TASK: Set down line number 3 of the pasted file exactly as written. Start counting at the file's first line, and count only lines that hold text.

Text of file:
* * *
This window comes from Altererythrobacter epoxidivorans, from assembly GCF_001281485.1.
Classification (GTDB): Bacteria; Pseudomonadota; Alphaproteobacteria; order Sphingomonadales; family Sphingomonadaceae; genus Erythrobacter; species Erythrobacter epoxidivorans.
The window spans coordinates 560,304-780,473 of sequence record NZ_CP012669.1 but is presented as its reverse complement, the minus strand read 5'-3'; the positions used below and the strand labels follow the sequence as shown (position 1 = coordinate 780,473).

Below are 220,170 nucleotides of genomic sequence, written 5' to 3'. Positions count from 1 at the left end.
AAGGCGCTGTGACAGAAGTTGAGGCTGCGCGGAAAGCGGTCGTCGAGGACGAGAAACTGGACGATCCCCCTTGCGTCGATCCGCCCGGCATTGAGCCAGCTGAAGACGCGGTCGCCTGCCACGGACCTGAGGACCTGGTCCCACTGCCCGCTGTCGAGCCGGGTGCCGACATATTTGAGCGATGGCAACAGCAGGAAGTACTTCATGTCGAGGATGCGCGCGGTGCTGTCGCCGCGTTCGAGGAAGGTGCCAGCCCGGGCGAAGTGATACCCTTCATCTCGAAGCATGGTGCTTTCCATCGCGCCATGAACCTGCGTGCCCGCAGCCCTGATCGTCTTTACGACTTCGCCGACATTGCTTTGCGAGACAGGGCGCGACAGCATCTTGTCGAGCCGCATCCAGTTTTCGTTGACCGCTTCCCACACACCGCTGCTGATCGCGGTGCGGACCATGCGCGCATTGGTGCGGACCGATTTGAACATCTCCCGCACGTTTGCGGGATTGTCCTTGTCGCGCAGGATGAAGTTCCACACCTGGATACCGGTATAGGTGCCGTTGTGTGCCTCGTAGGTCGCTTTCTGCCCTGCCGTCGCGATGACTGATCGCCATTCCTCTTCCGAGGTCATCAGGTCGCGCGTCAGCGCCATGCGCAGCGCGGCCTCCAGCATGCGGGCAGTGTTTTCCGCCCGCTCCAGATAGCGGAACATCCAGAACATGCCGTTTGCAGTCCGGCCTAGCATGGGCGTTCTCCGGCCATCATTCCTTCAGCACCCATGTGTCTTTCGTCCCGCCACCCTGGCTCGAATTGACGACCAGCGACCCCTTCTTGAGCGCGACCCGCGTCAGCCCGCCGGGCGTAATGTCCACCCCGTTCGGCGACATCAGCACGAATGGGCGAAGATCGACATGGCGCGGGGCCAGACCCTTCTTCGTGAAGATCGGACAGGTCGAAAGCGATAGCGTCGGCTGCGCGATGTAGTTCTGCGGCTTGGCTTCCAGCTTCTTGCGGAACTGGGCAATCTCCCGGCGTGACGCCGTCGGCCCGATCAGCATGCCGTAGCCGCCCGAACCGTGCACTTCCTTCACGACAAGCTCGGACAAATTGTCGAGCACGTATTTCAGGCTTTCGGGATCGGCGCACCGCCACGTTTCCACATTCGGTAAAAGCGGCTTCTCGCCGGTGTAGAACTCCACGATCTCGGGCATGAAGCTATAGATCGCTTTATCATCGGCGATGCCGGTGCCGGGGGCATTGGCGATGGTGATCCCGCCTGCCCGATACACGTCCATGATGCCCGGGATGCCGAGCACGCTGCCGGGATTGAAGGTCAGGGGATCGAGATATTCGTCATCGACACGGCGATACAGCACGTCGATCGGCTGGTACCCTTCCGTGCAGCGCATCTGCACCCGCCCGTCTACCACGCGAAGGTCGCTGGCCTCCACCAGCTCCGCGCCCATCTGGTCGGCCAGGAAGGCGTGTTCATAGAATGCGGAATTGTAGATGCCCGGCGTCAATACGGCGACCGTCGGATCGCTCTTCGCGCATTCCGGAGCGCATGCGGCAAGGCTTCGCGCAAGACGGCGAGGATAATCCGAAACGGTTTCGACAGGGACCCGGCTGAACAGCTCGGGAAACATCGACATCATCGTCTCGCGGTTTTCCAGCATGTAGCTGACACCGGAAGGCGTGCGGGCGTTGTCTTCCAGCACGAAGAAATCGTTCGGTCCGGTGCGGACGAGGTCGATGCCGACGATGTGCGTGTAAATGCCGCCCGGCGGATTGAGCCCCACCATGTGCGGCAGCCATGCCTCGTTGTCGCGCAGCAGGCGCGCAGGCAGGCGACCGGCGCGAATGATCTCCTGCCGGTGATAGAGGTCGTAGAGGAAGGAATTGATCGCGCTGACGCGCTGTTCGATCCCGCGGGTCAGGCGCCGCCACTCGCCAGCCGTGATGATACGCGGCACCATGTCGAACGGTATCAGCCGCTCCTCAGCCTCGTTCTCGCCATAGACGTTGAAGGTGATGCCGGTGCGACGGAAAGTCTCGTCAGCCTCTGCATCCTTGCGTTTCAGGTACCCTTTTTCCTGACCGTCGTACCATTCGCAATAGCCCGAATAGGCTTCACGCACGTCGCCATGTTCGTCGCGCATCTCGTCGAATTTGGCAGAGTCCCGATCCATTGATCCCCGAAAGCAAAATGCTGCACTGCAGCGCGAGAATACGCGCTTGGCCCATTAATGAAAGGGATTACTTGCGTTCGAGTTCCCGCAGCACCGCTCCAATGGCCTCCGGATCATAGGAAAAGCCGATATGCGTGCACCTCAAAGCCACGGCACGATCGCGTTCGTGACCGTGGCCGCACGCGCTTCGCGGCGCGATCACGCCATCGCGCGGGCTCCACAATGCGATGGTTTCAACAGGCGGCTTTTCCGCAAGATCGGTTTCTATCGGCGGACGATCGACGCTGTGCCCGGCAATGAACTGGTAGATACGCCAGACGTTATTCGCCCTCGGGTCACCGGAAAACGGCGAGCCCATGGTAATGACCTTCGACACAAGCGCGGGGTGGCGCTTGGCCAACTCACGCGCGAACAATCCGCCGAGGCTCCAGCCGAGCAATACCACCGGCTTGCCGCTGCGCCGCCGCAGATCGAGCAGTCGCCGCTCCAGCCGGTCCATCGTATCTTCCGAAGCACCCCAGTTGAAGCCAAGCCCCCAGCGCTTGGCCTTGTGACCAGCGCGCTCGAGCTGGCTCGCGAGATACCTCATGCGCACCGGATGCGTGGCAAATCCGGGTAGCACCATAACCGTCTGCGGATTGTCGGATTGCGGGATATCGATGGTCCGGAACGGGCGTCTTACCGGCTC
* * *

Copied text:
The window spans coordinates 560,304-780,473 of sequence record NZ_CP012669.1 but is presented as its reverse complement, the minus strand read 5'-3'; the positions used below and the strand labels follow the sequence as shown (position 1 = coordinate 780,473).